Imagine VR not as passive experience, but as the ability to “play” all those immersive elements – from 3D forms and architectures to spatial sound – live like an instrument. That sums up what has made the Patchathon artist intensives with PatchXR so engaging. Here’s the newest work from late this year, made in just days by invited artists, live in VR.
We’re now on the third Patchathon with PatchXR. I’ve been co-facilitator of these three events with Patch and helped them develop the format with a lot of ideas from co-founders Mélodie Mousset and Edo Fouilloux, who each also fuse artistic and technological-entrepreneurial backgrounds. For our third installment, we were lucky enough to have Nordic Game NG21 as host, based in Copenhagen but this year fully online. (That accessibility can sometimes be critical, as we’ve learned in this ongoing pandemic.)
Patch is a fully modular environment – playable for newcomers but as deep as Reaktor or Max or Pd if you want it to be. The difference is, all the patching happens inside the VR environment. That means when you wire up some sample playback or a synth or sequencer, you do it with headset on. It also means that interaction happens natively in VR, as well. Adding visuals and models works in that engine, too, so even though you benefit from building forms and architecture in your conventional 3D tools, you drop it into the engine — just like a playground.
It flips the usual workflow on its head. Instead of authoring and then deploying work, you don the headset and the creation and delivery tool are all one and the same. They’re all live, all gestural or even full-body. So yes, even though you might still script or do involved 3D modeling elsewhere, not with an Oculus Rift strapped to your face, the jam with them can be live and improvisatory. That’s really a wild possibility. Patch isn’t just a virtual model of a synth, either; it’s an open-ended environment built to work natively.
Forget all this metaverse buzz for a moment. Working in this way, even for all the challenges, is something artists have long wanted to do. The first time you see 3D visuals, you immediately want to be able to play with them. I don’t even know that it’s such a technological desire. It’s because we feel music deeply, and a lot of the 3D animation looks like what we see when we close our eyes — or when we dream.
Making this work with software and headsets and whatnot remains an evolving technical challenge. The Patchathons for their part are only possible because the Patch developer team put in overtime helping artists and responding to needs.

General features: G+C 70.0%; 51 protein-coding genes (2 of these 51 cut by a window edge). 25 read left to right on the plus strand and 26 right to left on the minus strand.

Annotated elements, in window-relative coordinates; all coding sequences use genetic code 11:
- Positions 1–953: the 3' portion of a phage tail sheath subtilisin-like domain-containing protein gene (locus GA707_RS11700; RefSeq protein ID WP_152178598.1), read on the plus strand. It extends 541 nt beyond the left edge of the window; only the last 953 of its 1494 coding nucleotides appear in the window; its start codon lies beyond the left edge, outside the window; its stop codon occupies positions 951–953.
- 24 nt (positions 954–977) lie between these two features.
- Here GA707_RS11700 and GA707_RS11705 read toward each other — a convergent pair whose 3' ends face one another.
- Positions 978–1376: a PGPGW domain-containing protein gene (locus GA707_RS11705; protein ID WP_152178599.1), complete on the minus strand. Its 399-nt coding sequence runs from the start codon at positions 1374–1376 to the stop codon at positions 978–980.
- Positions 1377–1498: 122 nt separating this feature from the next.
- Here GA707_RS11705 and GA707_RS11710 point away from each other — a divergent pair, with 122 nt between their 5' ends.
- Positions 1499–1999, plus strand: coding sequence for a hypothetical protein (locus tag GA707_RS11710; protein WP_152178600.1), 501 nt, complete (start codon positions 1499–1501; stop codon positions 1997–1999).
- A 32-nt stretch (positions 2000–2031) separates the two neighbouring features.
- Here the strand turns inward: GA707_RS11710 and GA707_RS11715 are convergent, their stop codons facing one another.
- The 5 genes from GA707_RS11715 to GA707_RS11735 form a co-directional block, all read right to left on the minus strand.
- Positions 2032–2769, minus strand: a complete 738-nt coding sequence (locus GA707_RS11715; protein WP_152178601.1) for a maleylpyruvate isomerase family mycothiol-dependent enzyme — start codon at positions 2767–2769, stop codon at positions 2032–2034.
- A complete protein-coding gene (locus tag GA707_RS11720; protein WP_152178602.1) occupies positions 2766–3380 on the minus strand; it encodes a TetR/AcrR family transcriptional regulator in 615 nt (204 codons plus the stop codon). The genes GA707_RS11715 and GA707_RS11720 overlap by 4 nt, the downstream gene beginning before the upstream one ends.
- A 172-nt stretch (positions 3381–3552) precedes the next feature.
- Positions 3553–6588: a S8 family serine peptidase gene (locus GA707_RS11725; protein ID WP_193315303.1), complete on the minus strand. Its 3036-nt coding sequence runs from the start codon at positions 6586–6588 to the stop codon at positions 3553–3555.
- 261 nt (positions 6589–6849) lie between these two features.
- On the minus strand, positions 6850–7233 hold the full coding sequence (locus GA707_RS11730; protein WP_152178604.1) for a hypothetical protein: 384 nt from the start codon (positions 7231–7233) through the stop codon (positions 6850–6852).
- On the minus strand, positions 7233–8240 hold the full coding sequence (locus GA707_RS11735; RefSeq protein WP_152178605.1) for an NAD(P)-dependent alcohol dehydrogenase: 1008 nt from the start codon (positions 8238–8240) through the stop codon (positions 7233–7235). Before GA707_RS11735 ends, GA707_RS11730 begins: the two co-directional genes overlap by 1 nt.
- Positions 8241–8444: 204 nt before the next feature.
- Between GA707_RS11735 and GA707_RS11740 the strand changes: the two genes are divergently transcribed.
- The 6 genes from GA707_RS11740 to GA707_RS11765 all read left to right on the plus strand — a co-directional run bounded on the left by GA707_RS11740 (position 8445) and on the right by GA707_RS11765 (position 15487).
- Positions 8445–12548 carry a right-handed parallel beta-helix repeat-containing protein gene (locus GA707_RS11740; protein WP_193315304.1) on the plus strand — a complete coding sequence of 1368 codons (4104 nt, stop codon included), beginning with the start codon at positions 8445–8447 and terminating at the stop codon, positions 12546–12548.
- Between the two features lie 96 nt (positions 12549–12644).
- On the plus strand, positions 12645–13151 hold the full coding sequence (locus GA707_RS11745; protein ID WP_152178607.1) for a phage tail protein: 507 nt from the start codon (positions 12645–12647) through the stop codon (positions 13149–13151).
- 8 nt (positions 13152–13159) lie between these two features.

Last month I wrote up a full tour for PatchXR of the program and each artist team’s contribution – so here’s your curatorial tour of everything the artists did:
The work can feel like live music videos – even making the music video an instrument. Check out the work done by French musician and singer Louis-Louise Kay, aka MOWUKIS, with Ted Pallas and New Jersey creative studio SAVAGES. Ted and Louis-Louise met in Patchathon #2; “Can Be Reclaimed” was an invited work also assembled by SAVAGES and team in a short period of time. Keep in mind, all of this is still happening in-engine in Patch (in turn powered by Unity):
From Patchathon #3, there was also beautiful abstract work, like Pan to Pan by Ze (Zongxian Huang), assembled from a fountain of frying pan models:
Or there’s the hyperactive, ultra-saturated tropical-colored glitchy world of St. Petersburg’s Bug by Sinbiox:
And there’s many more. Check out the full tour for a description of each work (or see the summary at top).
Ana Roman (US)
Andrés Cisneros (PE)
Claudia Vanesa (PE)
Julia Cremers with Charlotte Roschkach, Daniel Viladrich Herrmannsdoerfer, and Weikang Beh (DE)
Maša Dobrina (SI)
Phivos-Angelos Kollias (DE)
Sara Lisa Vogl (DK)
Tim Thompson (US)
Tobi Tokamak (ES)
Ze (Zongxian Huang) (US)
You can sign up for the beta of Patch now – with a larger beta at last launching in early January 2022. Just in case you wondered what to do with an Oculus you got for Christmas or something like that, your ship just came in:
And if you’re curious what to expect, you might poke around the Patch YouTube channel for more. So one offshoot of hosting these Patchathons has been an urgent need for video tutorials and the like – and even updated documentation and functionality to respond to artists’ needs as they push the envelope of what the tool can do. If you check that channel, you’ll find everything from demos of ready-to-play EPs – think immersive album releases – to instruments made from falling marbles and envelope followers to how to move around in space:
Dig through if you like, as I can see little bits of each of those tutorials in the work above.
And enjoy; happy holiday breaks to all!